Good day

A new member .

After having pent some time looking into fuel vapor systems and water foggers ,  I decided to venture into trying out HHO .

I am running my maiden trips on my spiral unit - low LPM just to test on standard ECU without any modes.Subaru Legacy 2.5 NA (non-turbo)

I have a few questions which I am hoping some more experienced members can offer some degree of clarity .

1) Entry point to use for HHO into engine.

a- Air intake

b- T-into PCV input to allow Mani vacuum to pull HHO gas into engine inlet branch .

Note in my case the MAP sensor is between the throttle body and Pcv input .

2) With pcv inlet pipes from either side of the engine drawing air into crank case from the Air box ,  - would this not pull HHO into the crank , through the engine back up to PCV input .

3) With higher LPM outputs what happens to long downhills where the foot is not on the pedal - would this cause any HHO build-up .

4) Can a stand-alone HHO system improve the milage without and ECU tampering ?

I am assuming if one looks at LTFT's one can gauge in percentage the fuel saving ?

Thanks in advance.

Bradley

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Many of the answers to your question are located here. http://hodinfo.com/forum

Hey Bradley, So a good Omen(rule of thumb) is This is Rocket Science once you have this down then you understand this presuming your willing to learn the in's-out /Do`s& Don`ts as said by Gabet!

What specs of said Subaru Legacy 2.5 Engine as is??  

1. Safest place to put HHO gas unit is on the PCV outlet that connects back to the Intake manifold w/T-connector!   SAFETY IS OUR #1 PRIORITY!

2.!WRONG! The Pcv is a one way valve that dumps vapor/Oil droplets  back into the intake manifold NO HHO is going into the valve cover !

3. Baseline test 1/2 Lpm HHO idle & 1Lpm @full throttle.

Once your engine is idling(ignition ON) HHO will be burning, however NOT a huge buildup off HHO within the HHO system.

4.(a) YES however needs further research cause NOT everyone get that same perfect result but Dont go tampering with stock manufacturer ECU if you knows nothing about it!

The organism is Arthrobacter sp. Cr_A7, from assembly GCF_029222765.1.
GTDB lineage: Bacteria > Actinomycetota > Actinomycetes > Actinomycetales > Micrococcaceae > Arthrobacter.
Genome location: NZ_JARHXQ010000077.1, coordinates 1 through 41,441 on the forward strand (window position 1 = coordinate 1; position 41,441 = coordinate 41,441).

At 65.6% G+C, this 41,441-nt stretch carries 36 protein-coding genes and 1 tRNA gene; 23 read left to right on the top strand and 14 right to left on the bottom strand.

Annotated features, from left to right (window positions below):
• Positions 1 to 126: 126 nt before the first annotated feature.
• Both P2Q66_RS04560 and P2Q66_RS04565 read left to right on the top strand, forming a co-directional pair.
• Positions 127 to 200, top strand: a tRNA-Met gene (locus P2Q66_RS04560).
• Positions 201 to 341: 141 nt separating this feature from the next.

b.What does LTFT means?  

also a new member - 

with regards to ECU hacking, you have to at least modify the signal of the MAP so the engine can account for timing, otherwise you'll get rough running and misfires.  Further, you'll also have to account for the plethora of oxygen in the exhaust system the computer is programmed to combat with increased fuel delivery - EFIE will let you fool the machine.

to the best of my understanding, you want to have the HHO going straight into the manifold to displace intake air, so the vacuum source on the manifold is the input, but that displaces the hose to the PCV itself; the outlet of the PCV valve could be routed into the intake airstream upstream of the throttle plate (but downstream of the MAF) to remain emissions compliant (legally).  What I've done on my v6 is to T the breather line from one valve cover together with the PCV hose from the opposite valve cover, and bring that back to the intake tube, just ahead of the throttle body, at the breather's source. (I've also increased the diameter of those hoses so that there's a greater chance of the manifold vacuum pulling whatever is in there that needs getting rid of back into the engine - the moisture in that blow-by probably helps power/economy/temp management)

for question #3, with the throttle plate "closed" on a long downhill, the engine (theoretically) shuts off fuel delivery; with the engine turning and no intake air getting in, and an HHO cell attached to the manifold, I'd bet that the engine was running on HHO alone, or very close to it.

Thank you for the replies so far.

The LTFT I referred to was Long Term Fuel Trim , to elaborate on the original quest .My understanding is If the Long Term Fuel Trim is at zero and the Short Term Fuel Trims are around ZERO then the ECU is supposed to be delivering thge Stoiciometric

ratio of 14.7:1 .This is only my understanding of the closed loop system , if  one sees a positive LTFT then one can assume more fuel is being delivered , inversely if the LTFT goes negative then one can assume less fuel is being delivered by a constant load or rpm if stationary .

I was wanting to get a precise flow meter in order to test such a case by adding the oxyhydro slowly and recording the changes in the long term fuel trim.